As we approach the 39th anniversary of passage of the landmark California ballot initiative Proposition 13, another tax revolt is brewing in the Golden State that may be even more significant.
Prop 13 limited the amount that homeowners had to pay in property taxes — a revolutionary idea at the time which set off a prairie fire of tax cutting across the country and in no small way contributed to the election of Ronald Reagan.
But as recently as last year, it appeared that the idea behind Prop 13 in California had died. Many liberals celebrated the demise of a ballot initiative that they say “destroyed” California.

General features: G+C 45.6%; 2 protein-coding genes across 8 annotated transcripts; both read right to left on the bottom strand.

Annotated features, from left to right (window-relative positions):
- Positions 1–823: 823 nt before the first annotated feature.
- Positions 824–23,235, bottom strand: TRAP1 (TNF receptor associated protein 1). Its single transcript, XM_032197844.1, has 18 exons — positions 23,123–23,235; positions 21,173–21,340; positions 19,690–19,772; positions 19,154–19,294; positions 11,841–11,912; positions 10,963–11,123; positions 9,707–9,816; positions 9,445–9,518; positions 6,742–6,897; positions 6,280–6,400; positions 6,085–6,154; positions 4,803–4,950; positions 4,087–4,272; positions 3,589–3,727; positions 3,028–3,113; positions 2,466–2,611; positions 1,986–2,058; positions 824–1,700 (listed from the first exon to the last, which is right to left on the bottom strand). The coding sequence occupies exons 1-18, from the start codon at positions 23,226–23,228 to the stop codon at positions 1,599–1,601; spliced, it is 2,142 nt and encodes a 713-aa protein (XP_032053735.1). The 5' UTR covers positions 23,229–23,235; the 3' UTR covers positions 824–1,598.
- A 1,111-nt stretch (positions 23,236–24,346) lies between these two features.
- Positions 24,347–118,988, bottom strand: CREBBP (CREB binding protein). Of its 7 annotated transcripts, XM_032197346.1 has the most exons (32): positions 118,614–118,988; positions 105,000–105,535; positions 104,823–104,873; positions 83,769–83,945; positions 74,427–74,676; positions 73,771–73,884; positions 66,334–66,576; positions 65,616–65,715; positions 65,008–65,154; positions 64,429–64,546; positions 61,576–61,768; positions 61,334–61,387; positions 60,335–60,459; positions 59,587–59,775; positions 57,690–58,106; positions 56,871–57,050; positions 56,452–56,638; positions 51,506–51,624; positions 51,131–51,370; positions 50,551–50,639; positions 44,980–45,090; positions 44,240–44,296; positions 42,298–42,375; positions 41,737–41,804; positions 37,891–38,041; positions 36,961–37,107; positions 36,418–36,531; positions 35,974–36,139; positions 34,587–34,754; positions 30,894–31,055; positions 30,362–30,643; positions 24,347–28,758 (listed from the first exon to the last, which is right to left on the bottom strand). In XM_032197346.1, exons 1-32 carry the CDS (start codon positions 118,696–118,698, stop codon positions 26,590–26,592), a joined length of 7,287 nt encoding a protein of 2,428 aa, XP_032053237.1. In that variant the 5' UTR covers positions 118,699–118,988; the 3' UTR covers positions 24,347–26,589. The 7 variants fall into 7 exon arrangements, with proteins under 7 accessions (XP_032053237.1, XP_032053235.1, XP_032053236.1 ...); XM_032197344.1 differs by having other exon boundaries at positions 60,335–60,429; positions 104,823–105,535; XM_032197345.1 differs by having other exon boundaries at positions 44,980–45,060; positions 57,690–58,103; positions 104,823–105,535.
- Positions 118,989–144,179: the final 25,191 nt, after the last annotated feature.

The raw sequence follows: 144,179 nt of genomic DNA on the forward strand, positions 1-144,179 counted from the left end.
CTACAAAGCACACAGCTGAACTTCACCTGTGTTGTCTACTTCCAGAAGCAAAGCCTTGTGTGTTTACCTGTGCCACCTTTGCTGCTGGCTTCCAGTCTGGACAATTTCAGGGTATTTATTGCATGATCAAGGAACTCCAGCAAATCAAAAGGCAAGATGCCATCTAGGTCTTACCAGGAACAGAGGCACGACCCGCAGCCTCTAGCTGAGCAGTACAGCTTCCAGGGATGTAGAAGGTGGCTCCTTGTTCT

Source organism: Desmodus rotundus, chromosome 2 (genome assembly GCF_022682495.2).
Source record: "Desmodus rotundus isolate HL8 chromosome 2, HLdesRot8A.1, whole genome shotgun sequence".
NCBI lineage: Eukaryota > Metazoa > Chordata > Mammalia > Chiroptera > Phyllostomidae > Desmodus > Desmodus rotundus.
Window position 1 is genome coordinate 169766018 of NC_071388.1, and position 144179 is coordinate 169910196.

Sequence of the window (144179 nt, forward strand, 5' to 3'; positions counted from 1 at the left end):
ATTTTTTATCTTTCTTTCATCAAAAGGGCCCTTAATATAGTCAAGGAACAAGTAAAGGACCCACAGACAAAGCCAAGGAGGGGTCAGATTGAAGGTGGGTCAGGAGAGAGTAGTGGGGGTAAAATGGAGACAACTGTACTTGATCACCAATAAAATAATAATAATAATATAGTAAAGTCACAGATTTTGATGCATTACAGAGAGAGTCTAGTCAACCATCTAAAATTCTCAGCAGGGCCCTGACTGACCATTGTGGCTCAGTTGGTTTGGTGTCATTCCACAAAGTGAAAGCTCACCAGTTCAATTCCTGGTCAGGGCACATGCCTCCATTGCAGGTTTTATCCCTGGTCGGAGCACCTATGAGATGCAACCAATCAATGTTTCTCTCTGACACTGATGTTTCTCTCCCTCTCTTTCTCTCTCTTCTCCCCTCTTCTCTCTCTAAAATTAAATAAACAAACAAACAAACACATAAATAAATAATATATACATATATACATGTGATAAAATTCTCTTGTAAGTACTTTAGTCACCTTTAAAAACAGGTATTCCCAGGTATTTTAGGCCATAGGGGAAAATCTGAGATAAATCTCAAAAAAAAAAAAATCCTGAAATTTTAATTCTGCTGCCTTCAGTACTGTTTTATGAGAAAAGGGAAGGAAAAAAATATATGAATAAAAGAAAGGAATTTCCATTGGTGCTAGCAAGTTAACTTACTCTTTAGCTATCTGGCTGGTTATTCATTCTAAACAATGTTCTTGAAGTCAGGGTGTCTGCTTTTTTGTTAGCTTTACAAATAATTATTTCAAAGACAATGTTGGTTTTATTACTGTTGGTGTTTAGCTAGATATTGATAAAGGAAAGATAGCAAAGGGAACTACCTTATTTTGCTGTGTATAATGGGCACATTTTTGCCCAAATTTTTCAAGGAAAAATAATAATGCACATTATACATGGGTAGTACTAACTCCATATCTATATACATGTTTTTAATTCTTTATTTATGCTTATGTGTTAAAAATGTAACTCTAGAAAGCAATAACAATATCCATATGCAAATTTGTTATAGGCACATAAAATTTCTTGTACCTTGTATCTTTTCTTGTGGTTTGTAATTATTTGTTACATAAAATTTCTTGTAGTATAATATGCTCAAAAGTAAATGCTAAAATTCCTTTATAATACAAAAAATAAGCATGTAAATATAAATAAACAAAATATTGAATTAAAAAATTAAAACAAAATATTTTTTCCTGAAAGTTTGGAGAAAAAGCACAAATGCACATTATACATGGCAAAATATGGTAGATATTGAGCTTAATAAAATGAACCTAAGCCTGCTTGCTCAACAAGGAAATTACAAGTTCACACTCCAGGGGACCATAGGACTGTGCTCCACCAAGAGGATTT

The state that fired the first salvo in the tax rebellion has undergone a massive socioeconomic and political evolution since then and may be on the verge of surrendering as its voters embrace billions of dollars in new taxes.
Last week, California voters approved an extension of surtaxes on the state’s highest income residents, first adopted temporarily in 2012, that Brown – no longer a “born-again tax cutter” – proposed to deal with a state budget crisis.
Even though the budget is now balanced, and may not need the extra taxes to remain so, voters approved the extension (with Brown remaining officially neutral) that could generate $100 billion-plus over its 12-year life.
In fact, California voters approved 80% of the hundreds of tax hikes on the ballot that year. And next year, or perhaps in 2020, liberals will go for the gold and attempt to repeal Prop 13 in its entirety.